Talk

Fuel Soccer Talk: Taking your game indoors – the pros & cons; Tickets available for 2020 Concacaf Women’s Olympic Qualifying; Benefits of water – easy as H2O

Inside the lines: The pros and cons of playing indoor soccer

With winter quickly approaching, many soccer teams are heading indoors – if they aren’t there already. So let’s kick around some of the advantages of playing indoor soccer and even see if there are any risks involved in taking your game inside.

There are many and obvious benefits to playing indoor soccer. While you don’t cover as much ground as outside, indoor soccer is a much faster paced game with minimal stoppages and many more touches on the ball per player. Let’s stop there for a second. More touches and faster pace should help improve your skills with the ball. You don’t have as much time to settle the ball at your feet in indoor soccer.

Playing indoor also improves fitness levels and encourages quicker speed of play due to a smaller field size. Many younger players seem to enjoy the faster pace indoors because they feel like they are more involved. Maybe because there is less pressure to perform inside than outside, younger players enjoy just playing the game a lot more.

Overall, since the ball is continually in play, with only a few breaks, there are more chances for touches on the ball, scoring opportunities and constant action. This constant action is a great way to improve fitness levels while having fun. Indoor soccer will help with your off-season fitness program and will help to develop short bursts of speed along with power and endurance in a climate controlled environment.

And the risk? A study in 2006, found that there was no significant difference between injury rates by age group or gender in indoor soccer compared with outdoor soccer. The risk of injury in the most elite division of play was greater in outdoor compared with indoor soccer . The most commonly injured body part in both indoor and outdoor soccer was the ankle, followed by the groin in indoor and the knee in outdoor soccer.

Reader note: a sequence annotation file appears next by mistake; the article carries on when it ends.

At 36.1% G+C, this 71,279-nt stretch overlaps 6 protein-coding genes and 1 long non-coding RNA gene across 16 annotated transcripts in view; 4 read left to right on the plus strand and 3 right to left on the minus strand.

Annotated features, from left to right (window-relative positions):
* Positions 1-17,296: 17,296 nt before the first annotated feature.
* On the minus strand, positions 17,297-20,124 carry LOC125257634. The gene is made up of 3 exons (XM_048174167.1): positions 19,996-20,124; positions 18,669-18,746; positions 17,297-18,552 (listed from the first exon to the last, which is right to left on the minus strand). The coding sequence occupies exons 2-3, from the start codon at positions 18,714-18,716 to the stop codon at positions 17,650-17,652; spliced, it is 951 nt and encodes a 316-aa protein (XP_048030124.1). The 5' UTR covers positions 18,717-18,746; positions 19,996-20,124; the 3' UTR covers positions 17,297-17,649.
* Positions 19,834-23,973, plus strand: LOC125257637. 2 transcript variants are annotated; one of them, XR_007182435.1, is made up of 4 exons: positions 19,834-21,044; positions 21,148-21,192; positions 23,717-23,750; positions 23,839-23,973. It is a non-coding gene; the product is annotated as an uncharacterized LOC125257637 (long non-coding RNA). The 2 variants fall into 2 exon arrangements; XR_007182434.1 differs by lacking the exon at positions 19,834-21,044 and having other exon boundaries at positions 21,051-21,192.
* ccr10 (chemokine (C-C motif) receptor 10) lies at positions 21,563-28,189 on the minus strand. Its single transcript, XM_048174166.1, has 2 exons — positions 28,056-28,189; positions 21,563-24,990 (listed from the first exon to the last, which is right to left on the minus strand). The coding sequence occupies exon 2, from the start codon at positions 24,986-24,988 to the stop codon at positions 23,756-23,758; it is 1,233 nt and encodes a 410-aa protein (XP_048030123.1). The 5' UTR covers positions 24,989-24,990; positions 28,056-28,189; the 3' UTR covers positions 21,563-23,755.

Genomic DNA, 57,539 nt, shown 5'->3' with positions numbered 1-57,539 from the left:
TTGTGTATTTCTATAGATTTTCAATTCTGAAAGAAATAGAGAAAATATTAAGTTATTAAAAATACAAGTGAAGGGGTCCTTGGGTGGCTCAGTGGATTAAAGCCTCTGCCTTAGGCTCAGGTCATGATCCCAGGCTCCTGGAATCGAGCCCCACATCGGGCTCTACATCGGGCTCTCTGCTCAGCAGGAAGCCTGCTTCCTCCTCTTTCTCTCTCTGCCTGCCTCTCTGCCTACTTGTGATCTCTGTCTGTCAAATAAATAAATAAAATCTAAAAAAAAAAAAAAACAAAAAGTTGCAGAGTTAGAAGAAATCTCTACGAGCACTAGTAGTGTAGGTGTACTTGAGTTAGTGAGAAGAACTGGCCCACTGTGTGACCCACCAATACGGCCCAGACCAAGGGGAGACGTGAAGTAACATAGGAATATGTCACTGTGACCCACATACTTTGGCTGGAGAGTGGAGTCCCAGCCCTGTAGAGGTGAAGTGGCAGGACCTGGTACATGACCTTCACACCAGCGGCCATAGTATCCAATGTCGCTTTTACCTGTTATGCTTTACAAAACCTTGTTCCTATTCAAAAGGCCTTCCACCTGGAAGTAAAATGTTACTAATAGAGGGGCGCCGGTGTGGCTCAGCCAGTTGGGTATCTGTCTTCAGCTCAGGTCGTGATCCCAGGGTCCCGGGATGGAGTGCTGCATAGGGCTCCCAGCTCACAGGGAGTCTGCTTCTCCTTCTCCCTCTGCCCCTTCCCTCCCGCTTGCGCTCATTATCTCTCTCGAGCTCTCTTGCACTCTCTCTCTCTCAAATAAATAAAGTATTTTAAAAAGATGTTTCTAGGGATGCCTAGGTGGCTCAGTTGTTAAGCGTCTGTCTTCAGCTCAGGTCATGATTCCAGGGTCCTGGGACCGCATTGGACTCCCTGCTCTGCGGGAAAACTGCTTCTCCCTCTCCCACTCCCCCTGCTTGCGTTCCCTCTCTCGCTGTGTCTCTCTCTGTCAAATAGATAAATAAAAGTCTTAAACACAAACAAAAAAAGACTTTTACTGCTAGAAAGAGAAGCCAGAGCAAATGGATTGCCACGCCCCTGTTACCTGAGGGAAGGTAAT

2020 Concacaf Women’s Olympic Qualifying Tournament tickets go on sale

There is nothing better than watching the best players in the world play the game. It’s both educational and motivational – and it’s also a lot of fun. Get there early and watch the players warm up and see what they do and don’t do as they prepare to take the pitch. Watching inside the stadium rather than on TV gives you a better full-picture perspective. Watch what players do when they don’t have the ball and watch how the plays unfold.

Here’s a great chance to watch the world’s best players.

Tickets for all venues and all games at the 2020 Concacaf Women’s Olympic Qualifying Tournament that will send two countries to the Tokyo Olympics next summer went on sale to the public Friday, Nov. 22, at 10 a.m. local venue time through ussoccer.com.

For the events in Houston and Southern California, tickets are also available by phone toll-free at 1-888-929-7849, at the BBVA Stadium box office (open 9 a.m. to 5 p.m. Monday through Friday) and at the Dignity Health Sports Park ticket office (open 10 a.m. to 5 p.m. Monday through Friday). Tickets will not be available at the H‑E‑B Park ticket office until the week of the event.

Groups of 20 or more can order directly at ussoccer.com starting Monday, Nov. 25, at 10 a.m. CT.

Water is the go-to beverage for any sport or activity

When travelling or attending a sporting event or any other activity, one beverage stands out above the rest. And it’s as easy as H2O.

“Water is best,” said Amber Yudell, team sports dietitian at Arizona State University. “It may be tempting to limit drinking when traveling if taking bathroom breaks will be tough, but athletes should always have a water bottle with them and hydrate early and often throughout the day to maximize hydration before activity and limit potential performance deficits.”

Yudell says drinks such as 100 percent juice and milk do in fact contribute to hydration, and they also provide calories and nutrients that can keep athletes energized and recovered.

Erika Sharp, director of nutrition for Pro/Elite Sports, has a formula athletes should follow when it comes to drinking water. “Aim for ½ – 1 ounce per pound per day, for the 120 pound athlete, that’s about 60 – 120 oz (2-4 liters) per day,” she says. “Preventing dehydration can be a huge performance booster as it improves energy levels, speed, lateral movement and accuracy.”

She also suggests adding in some electrolytes. “These help muscles hold more water and promote more efficient hydration,” she said.

Yudell suggests that during practices and competition keep fluids available and aim for a rate of about 4-8 ounces every 15-20 minutes.

Send story ideas and comments to Terry Jacoby at tajacoby@comcast.net